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Checklist and "Pollard Walk" Butterfly Survey Methods on Public Lands

Field Methods

Study sites. -- Seven widely separated North Dakota sites were selected. They were chosen because they differed ecologically and because they represented substantial area under public control. One Pollard-style transect route was surveyed and mapped at each site. In accordance with the methods of Pollard (1977) and Pollard and Yates (1993), each route was designed to traverse a range of native habitats deemed most representative of the majority of terrain at the site. Routes were also designed to represent a variety of topographical and physical aspects. Following are brief descriptions of the seven sites and their transect configurations.

1. Sheyenne National Grassland, Ransom County (28,433 ha). -- An 800-m rectangular Pollard Walk route was laid out, beginning at the southwestern end of the unit's North Country Trail segment, lat 46 23' 50" N, long 97 27' 52" W. The entire transect included true native tall grass prairie, although it lacked the usual diversity of forbs expected of healthy prairies in this region and was intermittently invaded by Kentucky bluegrass (Poa pratensis). Patches of willow (Salix spp.) and drier, shorter prairie were interspersed along the route. This site was selected to include native prairie hesperiids and satyrids as well as the regal fritillary (Speyeria idalia), then a candidate for listing by the U.S. Fish and Wildlife Service under the Endangered Species Act.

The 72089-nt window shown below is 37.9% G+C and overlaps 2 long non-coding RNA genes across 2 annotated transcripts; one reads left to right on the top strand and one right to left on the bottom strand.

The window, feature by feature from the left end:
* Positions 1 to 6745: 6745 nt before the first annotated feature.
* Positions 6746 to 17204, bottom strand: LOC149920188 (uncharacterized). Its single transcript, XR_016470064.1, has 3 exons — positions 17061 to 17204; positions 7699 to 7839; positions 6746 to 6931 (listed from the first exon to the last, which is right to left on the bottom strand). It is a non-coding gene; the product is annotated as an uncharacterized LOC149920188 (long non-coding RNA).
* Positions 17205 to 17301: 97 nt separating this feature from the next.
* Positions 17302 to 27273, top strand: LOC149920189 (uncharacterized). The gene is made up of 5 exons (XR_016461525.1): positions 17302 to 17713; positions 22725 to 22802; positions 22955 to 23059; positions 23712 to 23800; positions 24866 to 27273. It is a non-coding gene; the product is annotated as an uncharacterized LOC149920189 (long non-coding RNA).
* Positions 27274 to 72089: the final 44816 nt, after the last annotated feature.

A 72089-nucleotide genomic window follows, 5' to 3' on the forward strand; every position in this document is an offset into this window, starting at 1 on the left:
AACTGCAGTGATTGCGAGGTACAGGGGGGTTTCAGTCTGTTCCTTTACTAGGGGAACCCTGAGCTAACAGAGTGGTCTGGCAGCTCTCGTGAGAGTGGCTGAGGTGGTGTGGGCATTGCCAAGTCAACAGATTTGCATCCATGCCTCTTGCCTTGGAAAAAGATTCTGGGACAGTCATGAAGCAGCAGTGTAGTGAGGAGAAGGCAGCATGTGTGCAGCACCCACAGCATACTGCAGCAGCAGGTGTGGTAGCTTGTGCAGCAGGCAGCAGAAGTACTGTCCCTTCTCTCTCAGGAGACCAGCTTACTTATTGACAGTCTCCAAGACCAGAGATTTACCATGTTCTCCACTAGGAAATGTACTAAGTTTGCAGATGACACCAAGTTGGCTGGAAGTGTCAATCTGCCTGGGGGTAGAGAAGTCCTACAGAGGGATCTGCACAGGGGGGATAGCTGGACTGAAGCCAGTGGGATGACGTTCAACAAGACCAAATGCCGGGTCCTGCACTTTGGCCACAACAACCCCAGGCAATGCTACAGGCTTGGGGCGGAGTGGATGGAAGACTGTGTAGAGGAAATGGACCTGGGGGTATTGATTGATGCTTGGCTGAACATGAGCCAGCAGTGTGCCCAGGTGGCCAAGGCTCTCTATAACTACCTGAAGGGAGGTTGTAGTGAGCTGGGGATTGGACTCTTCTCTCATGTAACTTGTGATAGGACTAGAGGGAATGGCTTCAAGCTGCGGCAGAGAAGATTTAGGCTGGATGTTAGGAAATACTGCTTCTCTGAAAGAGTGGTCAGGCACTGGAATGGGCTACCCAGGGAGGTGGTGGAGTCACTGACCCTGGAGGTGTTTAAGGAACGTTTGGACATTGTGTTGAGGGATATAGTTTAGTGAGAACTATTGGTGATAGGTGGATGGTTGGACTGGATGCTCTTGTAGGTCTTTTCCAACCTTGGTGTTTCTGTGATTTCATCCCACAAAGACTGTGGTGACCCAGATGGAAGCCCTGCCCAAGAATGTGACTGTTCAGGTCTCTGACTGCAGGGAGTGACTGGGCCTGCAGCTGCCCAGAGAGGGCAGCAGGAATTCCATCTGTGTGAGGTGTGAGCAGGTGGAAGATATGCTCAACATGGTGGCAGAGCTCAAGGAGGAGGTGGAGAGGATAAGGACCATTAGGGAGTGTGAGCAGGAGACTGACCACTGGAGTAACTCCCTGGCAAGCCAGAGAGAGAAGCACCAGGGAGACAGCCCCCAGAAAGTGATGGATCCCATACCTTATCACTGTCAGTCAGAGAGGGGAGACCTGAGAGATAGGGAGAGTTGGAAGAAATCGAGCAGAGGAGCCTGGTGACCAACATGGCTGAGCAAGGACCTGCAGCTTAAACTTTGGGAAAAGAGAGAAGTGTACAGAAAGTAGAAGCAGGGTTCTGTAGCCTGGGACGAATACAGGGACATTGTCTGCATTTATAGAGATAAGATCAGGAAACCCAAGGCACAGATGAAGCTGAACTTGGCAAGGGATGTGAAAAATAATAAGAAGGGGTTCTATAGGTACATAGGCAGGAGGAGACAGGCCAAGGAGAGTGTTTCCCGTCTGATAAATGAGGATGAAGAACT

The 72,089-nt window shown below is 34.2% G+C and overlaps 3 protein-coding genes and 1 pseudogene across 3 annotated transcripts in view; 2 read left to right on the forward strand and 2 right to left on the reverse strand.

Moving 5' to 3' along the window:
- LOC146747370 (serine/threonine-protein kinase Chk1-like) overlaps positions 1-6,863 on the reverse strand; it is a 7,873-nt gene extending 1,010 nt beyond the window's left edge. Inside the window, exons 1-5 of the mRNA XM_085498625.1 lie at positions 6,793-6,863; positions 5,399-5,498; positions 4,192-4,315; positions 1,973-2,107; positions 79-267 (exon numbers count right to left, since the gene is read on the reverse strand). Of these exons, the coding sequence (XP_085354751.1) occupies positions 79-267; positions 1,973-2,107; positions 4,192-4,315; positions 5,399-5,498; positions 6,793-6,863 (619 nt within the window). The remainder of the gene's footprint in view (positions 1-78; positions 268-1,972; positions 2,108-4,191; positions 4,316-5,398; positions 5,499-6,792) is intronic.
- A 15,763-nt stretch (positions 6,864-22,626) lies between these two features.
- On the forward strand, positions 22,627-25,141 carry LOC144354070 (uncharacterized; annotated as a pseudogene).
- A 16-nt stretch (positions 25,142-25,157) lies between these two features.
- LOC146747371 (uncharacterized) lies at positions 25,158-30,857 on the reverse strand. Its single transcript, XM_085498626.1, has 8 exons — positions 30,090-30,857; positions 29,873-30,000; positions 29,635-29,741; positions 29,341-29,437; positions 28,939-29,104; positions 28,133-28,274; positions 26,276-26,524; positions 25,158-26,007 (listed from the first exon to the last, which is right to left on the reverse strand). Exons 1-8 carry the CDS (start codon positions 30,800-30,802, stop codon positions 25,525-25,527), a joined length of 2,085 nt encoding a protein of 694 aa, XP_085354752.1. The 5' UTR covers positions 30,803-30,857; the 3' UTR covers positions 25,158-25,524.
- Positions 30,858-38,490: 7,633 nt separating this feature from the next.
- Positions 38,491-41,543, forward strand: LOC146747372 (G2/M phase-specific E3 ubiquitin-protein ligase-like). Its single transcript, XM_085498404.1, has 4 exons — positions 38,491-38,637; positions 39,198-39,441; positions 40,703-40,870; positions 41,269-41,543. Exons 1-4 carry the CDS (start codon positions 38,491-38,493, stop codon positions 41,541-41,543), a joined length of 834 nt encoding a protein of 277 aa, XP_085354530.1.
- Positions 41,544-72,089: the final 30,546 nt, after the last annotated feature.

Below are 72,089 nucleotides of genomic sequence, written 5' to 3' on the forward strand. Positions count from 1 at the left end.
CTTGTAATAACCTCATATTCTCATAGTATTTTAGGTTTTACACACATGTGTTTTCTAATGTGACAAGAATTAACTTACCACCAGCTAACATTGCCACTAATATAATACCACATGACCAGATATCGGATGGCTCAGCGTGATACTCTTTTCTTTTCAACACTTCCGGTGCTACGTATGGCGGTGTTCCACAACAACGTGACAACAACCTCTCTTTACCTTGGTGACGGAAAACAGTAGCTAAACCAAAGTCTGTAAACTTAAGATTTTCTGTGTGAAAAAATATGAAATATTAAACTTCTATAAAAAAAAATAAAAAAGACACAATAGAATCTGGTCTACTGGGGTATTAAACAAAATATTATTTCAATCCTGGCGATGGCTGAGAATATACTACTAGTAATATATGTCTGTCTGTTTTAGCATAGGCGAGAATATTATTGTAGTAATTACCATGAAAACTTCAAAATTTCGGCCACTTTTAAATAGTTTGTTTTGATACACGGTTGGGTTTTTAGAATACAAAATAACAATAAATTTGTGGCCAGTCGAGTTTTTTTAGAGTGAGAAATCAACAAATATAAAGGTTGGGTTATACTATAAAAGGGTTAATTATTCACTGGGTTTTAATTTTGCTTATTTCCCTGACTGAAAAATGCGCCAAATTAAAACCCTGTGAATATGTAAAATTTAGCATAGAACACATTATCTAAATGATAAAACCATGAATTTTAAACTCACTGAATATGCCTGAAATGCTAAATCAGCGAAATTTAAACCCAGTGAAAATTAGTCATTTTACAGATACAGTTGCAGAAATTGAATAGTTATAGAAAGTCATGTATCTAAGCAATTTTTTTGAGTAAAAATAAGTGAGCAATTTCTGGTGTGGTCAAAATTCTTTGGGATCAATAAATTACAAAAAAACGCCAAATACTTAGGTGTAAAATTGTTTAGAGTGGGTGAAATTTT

2. Chase Lake National Wildlife Refuge Complex, Stutsman County (4,248 ha). -- An 800-m rectangular Pollard Walk route was laid out, beginning at lat 47 03' 16" N, long 99 25' 08" W. It traversed relatively uniform rolling landscape representative of generally homogeneous native mid-grass prairie, which predominates throughout the complex.

3. Lostwood National Wildlife Refuge, Burke County (10,824 ha). -- A 700-m Pollard Walk route began NW of Thompson Lake at lat 48 39' 10" N, long 102 24' 42" W, thence leading to the E, between a service road and the western lake shore. It followed a prairie trail to the top of a rise, traversed a brushy area along the high ground W of the lake, and dropped into a wet meadow, as defined by Stewart and Kantrud (1971). The transect was representative of the majority of mesic mid-grass prairie microhabitats within the refuge.

4. J. Clark Salyer National Wildlife Refuge, McHenry County (23,756 ha). -- An 800-m Pollard Walk route was located in rolling aspen parkland SW of the refuge's popular Sandhills Walk. It began at lat 48 32' 06" N, long 100 31' 00" W, leading thence westward between the refuge's "scenic drive" and picnic area, through a rolling combination of sandy prairie and woodland margins that included quaking aspen (Populus tremuloides), serviceberry (Amelanchier sp.), leafy spurge (Euphorbia esula), wild cherry (Prunus sp.) and bur oak (Quercus macrocarpa). It included habitat for both prairie and woodland species indigenous to N-central North Dakota.